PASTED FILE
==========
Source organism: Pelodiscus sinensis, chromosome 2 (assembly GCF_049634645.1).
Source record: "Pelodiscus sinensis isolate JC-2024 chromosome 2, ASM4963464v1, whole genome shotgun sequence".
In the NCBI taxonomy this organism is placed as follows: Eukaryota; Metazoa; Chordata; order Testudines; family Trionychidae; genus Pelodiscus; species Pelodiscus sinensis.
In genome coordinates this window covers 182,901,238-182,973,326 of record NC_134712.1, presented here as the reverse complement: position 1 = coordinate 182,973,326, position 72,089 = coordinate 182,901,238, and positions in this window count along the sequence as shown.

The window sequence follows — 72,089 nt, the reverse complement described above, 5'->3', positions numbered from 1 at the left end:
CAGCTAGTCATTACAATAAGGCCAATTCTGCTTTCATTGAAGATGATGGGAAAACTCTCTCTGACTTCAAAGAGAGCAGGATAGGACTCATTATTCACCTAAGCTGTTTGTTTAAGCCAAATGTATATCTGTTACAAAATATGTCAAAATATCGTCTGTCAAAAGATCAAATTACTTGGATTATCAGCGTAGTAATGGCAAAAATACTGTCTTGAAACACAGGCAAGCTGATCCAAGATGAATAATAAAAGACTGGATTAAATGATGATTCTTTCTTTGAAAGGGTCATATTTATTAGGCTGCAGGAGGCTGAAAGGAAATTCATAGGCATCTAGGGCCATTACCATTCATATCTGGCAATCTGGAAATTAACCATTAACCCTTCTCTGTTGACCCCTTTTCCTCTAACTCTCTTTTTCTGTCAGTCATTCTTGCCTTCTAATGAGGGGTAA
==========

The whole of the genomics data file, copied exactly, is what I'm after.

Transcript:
Source organism: Pelodiscus sinensis, chromosome 2 (assembly GCF_049634645.1).
Source record: "Pelodiscus sinensis isolate JC-2024 chromosome 2, ASM4963464v1, whole genome shotgun sequence".
In the NCBI taxonomy this organism is placed as follows: Eukaryota; Metazoa; Chordata; order Testudines; family Trionychidae; genus Pelodiscus; species Pelodiscus sinensis.
In genome coordinates this window covers 182,901,238-182,973,326 of record NC_134712.1, presented here as the reverse complement: position 1 = coordinate 182,973,326, position 72,089 = coordinate 182,901,238, and positions in this window count along the sequence as shown.

The window sequence follows — 72,089 nt, the reverse complement described above, 5'->3', positions numbered from 1 at the left end:
CAGCTAGTCATTACAATAAGGCCAATTCTGCTTTCATTGAAGATGATGGGAAAACTCTCTCTGACTTCAAAGAGAGCAGGATAGGACTCATTATTCACCTAAGCTGTTTGTTTAAGCCAAATGTATATCTGTTACAAAATATGTCAAAATATCGTCTGTCAAAAGATCAAATTACTTGGATTATCAGCGTAGTAATGGCAAAAATACTGTCTTGAAACACAGGCAAGCTGATCCAAGATGAATAATAAAAGACTGGATTAAATGATGATTCTTTCTTTGAAAGGGTCATATTTATTAGGCTGCAGGAGGCTGAAAGGAAATTCATAGGCATCTAGGGCCATTACCATTCATATCTGGCAATCTGGAAATTAACCATTAACCCTTCTCTGTTGACCCCTTTTCCTCTAACTCTCTTTTTCTGTCAGTCATTCTTGCCTTCTAATGAGGGGTAA